Peace and Justice

Waiting Tables or Harvesting Food, Why Fair Labor Is Still About Civil Rights
by Saru Jayaraman, Devan Shea
For too many women, deciding whether to stand up to harassment at work is a choice between earning enough tips to put food on their tables or not.
5 Places to View Pre-Colonial America
by Chelsey Luger
The ancient history of this country is often overlooked. Here are landmarks significant to Indigenous people that were renamed by white settlers.
Call for Submissions: The Mental Health Issue
by YES! Editors
Send us your leads and pitches by May 1.
Taking MLK’s Message Global
by David Korten
The civil rights icon saw economic issues to be intertwined with racial justice. Today’s globalized economy makes justice that much harder to achieve.
How Tucson Preserves Its Native Food Heritage
by Cat Modlin-Jackson
The prevalence of food-related disease among indigenous people, like members of the Tohono O’odham Nation, is glaring—and drives many of the city’s food justice efforts.
Today’s Young Adults Want to Redesign Capitalism. But Into What?
by Joseph Blasi, Douglas L. Kruse
The data suggest that today’s young people are losing faith in capitalism—and ready to embrace something much more fair.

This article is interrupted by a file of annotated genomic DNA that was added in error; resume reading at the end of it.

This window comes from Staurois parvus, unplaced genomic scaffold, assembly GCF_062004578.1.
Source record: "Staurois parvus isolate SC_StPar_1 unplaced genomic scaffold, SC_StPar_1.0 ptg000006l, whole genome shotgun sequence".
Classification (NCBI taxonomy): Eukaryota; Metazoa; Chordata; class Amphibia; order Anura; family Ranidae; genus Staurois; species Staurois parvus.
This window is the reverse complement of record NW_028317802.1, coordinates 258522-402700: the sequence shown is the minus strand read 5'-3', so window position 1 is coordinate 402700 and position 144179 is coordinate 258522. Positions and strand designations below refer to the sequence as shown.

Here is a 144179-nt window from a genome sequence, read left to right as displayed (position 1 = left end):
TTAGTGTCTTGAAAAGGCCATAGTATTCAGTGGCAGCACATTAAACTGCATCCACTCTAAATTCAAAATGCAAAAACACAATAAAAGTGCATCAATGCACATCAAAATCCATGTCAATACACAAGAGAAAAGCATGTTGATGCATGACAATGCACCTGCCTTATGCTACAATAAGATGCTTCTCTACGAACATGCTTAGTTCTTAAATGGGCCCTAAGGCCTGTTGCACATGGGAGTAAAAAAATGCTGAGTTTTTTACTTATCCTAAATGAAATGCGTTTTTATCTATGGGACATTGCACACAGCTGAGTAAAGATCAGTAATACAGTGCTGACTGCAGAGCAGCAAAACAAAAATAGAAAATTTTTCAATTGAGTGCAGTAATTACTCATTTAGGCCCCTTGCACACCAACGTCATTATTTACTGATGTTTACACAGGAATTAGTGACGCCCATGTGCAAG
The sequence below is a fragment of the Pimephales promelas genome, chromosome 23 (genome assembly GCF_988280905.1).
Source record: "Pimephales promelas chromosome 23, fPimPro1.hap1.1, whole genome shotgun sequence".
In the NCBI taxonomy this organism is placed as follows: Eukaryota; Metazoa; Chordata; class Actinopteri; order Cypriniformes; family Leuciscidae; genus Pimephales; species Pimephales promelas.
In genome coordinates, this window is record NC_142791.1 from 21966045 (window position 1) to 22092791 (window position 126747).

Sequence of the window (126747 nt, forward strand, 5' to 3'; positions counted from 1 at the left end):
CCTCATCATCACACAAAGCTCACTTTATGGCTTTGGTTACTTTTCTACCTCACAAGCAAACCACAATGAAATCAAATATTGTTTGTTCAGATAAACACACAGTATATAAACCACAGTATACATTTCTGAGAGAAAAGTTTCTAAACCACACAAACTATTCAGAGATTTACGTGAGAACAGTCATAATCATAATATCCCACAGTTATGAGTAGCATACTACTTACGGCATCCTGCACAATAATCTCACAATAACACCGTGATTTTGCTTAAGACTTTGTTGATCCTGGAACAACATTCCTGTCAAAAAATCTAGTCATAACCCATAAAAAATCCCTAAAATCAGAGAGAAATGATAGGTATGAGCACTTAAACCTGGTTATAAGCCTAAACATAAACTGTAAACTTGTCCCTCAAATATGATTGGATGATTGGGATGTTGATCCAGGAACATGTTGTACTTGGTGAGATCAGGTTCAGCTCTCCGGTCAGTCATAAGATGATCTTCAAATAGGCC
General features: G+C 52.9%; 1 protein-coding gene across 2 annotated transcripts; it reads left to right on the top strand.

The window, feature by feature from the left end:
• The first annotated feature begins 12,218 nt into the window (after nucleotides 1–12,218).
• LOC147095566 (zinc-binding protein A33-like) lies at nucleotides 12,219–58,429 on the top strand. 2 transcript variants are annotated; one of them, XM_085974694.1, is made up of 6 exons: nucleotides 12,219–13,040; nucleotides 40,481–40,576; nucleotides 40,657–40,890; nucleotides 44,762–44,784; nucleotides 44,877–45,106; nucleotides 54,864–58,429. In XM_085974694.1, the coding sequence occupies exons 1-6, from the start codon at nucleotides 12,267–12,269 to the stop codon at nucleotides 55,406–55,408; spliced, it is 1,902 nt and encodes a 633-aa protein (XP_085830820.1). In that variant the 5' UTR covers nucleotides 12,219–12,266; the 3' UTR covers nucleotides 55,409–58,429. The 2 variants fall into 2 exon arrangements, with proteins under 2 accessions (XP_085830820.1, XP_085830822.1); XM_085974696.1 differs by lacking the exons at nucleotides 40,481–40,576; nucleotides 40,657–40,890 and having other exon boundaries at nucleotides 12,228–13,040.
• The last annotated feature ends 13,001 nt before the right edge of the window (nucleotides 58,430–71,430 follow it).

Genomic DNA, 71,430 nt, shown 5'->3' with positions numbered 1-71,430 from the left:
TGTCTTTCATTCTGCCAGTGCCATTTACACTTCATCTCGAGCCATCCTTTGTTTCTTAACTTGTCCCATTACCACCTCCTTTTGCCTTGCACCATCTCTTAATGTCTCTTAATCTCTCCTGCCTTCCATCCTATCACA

White Allies, Let’s Be Honest About Decolonization
by Kyle Powys Whyte
I want to experience the solidarity of allied actions that refuse fantastical narratives of commonality and hope.
The Revolution Is Being Podcasted
by Sammi-Jo Lee
These popular audio shows use compassion, practical tools, and a little millennial humor to encourage listeners to engage.
How This Tribe Got Their Coastal California Lands Returned
by Debra Utacia Krol
The Kashia’s success might be the first time that a tribe in the U.S. has held a private deed—as well as management rights—to their ancestral lands.
What’s Wrong With Saying Stephen Hawking Is “Finally Free”
by Megan Wildhood
Our disabilities are not our bodies. Our disabilities are a society based on capitalist assumptions that greatness confers meaning in one’s life.
Conservatives Agree the New Pro-War Ideologues Are Dangerous
by Sarah van Gelder
Alarm over John Bolton, who has pushed for pre-emptive war in North Korea and bombing Iran, isn’t just among progressives.
“Decolonization Starts Inside of You”
by Josué Rivas
Photographer Josué Rivas spent seven months living at Standing Rock, documenting the gathering force of Native Americans and their allies. He says it wasn’t just a protest; it was an awakening.
When They Couldn’t Afford Internet Service, They Built Their Own
by J. Gabriel Ware
The digital justice project is putting people online and providing technology training in Detroit neighborhoods.
How Facebook’s Data Has Been Turned Against Its Users—and Democracy
by Timothy Summers
The company does more than just sell your data. It has put modern democracy at stake.
What Everyone Gets Wrong About Lonely People
by Amelia S. Worsley
Those trying to cure a loneliness epidemic by bringing people physically closer to their neighbors are oversimplifying its modern meaning.